WAN-emulation vendors have unveiled updates to their testing tools that promise to give network managers more insight into how applications will perform under real-world conditions across the wide area network.
Apposite Technologies and Shunra separately unveiled upgrades to their technologies that let network managers test applications against conditions that may be present on the WAN. For instance, Apposite Technologies’ Linktropy appliances can act as a WAN infrastructure to let network managers determine how application traffic will react to various bandwidth constraints, packet loss and other WAN parameters.
Last month at Interop the company introduced its Linktropy 1700 and Linktropy 7500 Pro appliances capable of simulating WAN links of as much as 1 Gigabit/sec at full line rate. The Ethernet-based WAN emulator appliances plug into the network as bridges or routers connecting two local network segments, with network equipment and applications installed on either side of the emulator. Network managers then configure the emulator to simulate WAN conditions and watch how the application traffic performs under the conditions.
The Linktropy 7500 can capture traffic on a single Gigabit link, and the 7500 Pro can perform WAN emulation on as much as four aggregate links with a total throughput of 4 Gigabit/sec. The appliances are 1U-sized, rack-mountable chassis and include copper and modular fibre/copper Gigabit Ethernet interfaces to integrate into any test networks, says D.C. Paltor, president of Apposite.
“The idea is to make WAN emulation very simple. Customers buy a box, and there is no other hardware or software to install,” he says. “The appliance can run the gamut of helping developers in the application design phase to troubleshooting performance problems to optimizing applications after they have been rolled out.”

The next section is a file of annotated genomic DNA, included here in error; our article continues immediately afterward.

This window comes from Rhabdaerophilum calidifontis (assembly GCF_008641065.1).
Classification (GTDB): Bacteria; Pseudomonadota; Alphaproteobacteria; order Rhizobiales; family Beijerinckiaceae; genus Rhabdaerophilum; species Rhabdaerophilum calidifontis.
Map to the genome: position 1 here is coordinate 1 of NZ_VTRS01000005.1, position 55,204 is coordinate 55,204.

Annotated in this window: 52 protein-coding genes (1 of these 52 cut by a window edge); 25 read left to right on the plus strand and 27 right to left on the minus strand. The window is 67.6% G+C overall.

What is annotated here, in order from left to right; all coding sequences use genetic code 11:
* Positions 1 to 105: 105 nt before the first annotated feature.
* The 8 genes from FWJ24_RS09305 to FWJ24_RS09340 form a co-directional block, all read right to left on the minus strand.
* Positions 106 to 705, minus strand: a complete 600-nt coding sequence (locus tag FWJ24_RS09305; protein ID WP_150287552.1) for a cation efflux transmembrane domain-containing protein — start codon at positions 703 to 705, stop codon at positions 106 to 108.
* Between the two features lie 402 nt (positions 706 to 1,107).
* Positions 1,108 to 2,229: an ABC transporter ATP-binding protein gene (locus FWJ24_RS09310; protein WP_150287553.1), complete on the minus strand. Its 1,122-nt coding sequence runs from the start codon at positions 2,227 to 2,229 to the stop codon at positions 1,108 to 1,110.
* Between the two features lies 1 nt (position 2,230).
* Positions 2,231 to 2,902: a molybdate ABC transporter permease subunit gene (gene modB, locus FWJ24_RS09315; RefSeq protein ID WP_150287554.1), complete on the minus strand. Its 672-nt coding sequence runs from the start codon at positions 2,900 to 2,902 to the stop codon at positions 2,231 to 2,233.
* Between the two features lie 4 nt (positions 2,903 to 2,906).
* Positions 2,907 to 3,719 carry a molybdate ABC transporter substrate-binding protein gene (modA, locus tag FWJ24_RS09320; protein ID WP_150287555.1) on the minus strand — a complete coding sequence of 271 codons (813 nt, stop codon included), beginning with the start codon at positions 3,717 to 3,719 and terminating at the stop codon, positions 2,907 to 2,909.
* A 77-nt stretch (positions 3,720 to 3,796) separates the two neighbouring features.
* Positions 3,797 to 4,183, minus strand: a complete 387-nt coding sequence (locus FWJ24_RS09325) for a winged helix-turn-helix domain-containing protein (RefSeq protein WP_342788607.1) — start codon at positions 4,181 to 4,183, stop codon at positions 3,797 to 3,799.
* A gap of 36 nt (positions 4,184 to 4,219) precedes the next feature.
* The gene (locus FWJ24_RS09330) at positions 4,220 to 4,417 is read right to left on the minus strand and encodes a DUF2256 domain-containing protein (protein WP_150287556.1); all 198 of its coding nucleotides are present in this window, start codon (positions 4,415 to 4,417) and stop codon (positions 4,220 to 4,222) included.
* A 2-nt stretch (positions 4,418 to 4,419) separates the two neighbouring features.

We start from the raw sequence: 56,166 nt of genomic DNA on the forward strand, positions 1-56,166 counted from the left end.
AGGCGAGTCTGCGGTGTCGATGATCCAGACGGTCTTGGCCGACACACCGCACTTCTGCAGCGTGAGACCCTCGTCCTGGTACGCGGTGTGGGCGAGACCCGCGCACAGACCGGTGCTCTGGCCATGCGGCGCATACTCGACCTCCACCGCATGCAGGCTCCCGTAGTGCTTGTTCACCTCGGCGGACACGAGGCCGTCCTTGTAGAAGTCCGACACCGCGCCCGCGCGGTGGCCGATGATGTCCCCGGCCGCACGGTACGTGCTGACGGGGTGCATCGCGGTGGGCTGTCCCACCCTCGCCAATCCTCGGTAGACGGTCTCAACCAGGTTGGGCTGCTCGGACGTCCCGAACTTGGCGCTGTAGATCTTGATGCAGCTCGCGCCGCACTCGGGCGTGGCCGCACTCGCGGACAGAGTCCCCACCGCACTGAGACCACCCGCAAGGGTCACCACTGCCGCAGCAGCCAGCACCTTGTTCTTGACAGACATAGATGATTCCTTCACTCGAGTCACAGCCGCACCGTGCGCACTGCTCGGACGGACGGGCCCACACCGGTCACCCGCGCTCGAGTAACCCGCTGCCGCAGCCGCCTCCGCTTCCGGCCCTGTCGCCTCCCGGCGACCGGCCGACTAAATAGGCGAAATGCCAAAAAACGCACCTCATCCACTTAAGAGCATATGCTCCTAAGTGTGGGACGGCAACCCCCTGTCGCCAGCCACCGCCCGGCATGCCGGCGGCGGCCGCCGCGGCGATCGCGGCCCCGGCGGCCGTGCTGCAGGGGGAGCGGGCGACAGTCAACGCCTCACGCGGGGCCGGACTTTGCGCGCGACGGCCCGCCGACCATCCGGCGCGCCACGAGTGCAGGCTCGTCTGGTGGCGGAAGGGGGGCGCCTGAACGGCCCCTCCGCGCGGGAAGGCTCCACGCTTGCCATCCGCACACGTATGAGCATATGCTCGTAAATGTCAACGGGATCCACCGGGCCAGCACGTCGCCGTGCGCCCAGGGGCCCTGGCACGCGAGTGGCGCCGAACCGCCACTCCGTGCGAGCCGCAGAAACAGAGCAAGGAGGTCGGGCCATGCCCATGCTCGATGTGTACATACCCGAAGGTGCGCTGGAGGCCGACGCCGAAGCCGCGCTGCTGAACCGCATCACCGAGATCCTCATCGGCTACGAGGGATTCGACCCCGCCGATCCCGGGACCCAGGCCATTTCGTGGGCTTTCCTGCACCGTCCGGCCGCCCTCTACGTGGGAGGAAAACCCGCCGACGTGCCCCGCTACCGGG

Scheduled to be available in mid-June, the Linktropy 7500 and 7500 Pro are priced between US$7,500 and $20,000, depending on the WAN bandwidth.
For its part, Shunra is making available an updated version of its Shunra VE (Virtual Enterprise) appliance, which can now measure voice quality, provide playback of voice conversations and craft a SIP conversation diagram for troubleshooting purposes.
Shunra VE 5.0 is a network-simulation tool that can emulate any network environment, the company says, including wide-area links to remote and branch offices. It comprises two applications: VE Predictor and VE Profiler. Predictor is an application that automatically runs transactions over a recorded production network and measures the performance of the application against predefined service-level metrics. Profiler generates network impairments, such as latency, packet loss and use, which are run against the application to further test its merit against changing network conditions.
This version now includes root-cause analysis and reporting capabilities that will help network managers isolate performance issues in the network or application. For instance, the product can now report breakdown transactions on networks, clients, and servers, and provide application efficiency analysis as well as network- and application-error rates.
“With 5.0 we added the ability to do some deep packet analysis and understand if there are any performance bottlenecks that can be found in the testing stage,” says Amichai Lesser, director of product marketing at Shunra. “It can detect errors and warnings down to the protocol level and break out reports for each transaction. It can pinpoint at which point in the business process the slow down occurs.”
Pricing for Shunra VE 5.0, available now, starts at $25,000.